Singapore: The United Nations Human Rights Office pressed Singapore on Tuesday to "urgently reconsider" its scheduled execution of a man over one kilogram of cannabis.
Singaporean Tangaraju Suppiah, 46, is set to be hanged on Wednesday after he was convicted of conspiracy to traffic 1,017.9 grams (35.9 ounces) of cannabis, twice the amount that merits the death sentence in the city-state.
It would be Singapore's first execution in six months and the 12th since last year.
The Asian financial hub has some of the world's toughest anti-drug laws and insists the death penalty remains an effective deterrent against trafficking.
The UN's Office of the High Commissioner for Human Rights disagrees.
"The death penalty is still being used in a small number of countries, largely because of the myth that it deters crime," the OHCHR said in a statement.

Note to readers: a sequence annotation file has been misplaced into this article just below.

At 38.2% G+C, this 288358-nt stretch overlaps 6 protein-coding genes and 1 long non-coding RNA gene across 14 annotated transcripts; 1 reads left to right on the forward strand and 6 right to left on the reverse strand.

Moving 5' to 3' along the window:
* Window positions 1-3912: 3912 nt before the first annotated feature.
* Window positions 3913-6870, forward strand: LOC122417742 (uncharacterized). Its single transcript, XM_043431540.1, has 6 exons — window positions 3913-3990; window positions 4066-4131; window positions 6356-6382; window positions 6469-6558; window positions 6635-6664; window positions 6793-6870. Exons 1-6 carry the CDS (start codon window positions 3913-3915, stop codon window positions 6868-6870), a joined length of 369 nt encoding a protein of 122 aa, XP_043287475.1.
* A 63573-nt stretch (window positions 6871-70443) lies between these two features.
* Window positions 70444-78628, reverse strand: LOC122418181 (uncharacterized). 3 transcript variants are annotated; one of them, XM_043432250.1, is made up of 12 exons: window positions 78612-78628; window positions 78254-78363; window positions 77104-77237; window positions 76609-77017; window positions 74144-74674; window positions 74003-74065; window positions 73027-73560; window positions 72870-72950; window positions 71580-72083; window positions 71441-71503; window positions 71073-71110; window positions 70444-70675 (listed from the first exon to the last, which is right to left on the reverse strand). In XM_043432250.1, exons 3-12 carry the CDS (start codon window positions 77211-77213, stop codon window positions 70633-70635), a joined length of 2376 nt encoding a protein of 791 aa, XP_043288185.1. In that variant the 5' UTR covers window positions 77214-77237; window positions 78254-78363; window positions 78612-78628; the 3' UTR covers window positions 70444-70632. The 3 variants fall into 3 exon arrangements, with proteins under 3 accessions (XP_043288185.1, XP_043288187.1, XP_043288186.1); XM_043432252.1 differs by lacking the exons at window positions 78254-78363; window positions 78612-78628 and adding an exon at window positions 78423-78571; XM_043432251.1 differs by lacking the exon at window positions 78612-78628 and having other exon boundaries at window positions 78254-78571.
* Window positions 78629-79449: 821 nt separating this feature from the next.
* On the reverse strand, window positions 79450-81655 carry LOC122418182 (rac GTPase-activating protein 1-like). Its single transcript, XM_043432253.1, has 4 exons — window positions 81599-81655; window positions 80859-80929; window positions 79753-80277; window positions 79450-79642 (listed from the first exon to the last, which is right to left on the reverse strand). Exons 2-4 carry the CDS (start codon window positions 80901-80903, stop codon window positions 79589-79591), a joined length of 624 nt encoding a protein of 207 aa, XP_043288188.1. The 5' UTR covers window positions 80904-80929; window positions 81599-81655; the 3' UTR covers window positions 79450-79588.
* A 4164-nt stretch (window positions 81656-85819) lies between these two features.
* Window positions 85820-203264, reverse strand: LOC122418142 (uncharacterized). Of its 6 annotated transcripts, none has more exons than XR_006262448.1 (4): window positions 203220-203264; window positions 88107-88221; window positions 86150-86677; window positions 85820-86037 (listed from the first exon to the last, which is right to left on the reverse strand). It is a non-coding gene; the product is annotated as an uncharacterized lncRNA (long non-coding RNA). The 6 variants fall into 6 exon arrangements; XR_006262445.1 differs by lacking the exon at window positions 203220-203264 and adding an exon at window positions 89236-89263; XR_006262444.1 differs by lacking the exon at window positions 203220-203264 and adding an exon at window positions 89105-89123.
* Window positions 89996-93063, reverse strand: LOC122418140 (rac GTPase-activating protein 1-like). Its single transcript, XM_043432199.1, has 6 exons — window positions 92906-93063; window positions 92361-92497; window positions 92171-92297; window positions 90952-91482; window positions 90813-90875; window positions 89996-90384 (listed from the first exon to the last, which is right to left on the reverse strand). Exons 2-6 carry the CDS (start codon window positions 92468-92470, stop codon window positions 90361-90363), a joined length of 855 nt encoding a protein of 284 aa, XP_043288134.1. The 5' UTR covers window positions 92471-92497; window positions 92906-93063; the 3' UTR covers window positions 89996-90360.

"We have concerns around due process and respect for fair trial guarantees. The UN Human Rights Office calls on the authorities not to proceed with his execution," it added.
Branson, a member of the Geneva-based Global Commission on Drug Policy, wrote on his blog on Monday that Tangaraju was "not anywhere near" the drugs at the time of his arrest and that Singapore may be about to put an innocent man to death.
Tangaraju's family has requested a retrial.
Singapore's Home Affairs Ministry said in response on Tuesday that Tangaraju's guilt had been proven beyond a reasonable doubt.
Branson showed "disrespect for Singapore's judges and our criminal justice system with such allegations", it added.
Cannabis has been decriminalised in many parts of the world, including in neighbouring Thailand, and rights groups have been calling for Singapore to abolish capital punishment.
Singapore resumed executions in March 2022 after a hiatus of more than two years.
Among those hanged was Nagaenthran K. Dharmalingam, whose execution sparked global outcry, including from the United Nations and Branson, because he was deemed to have a mental disability.
Singapore invited Branson to a televised debate on the death penalty last year but the billionaire businessman declined, saying authorities should instead engage with local rights activists.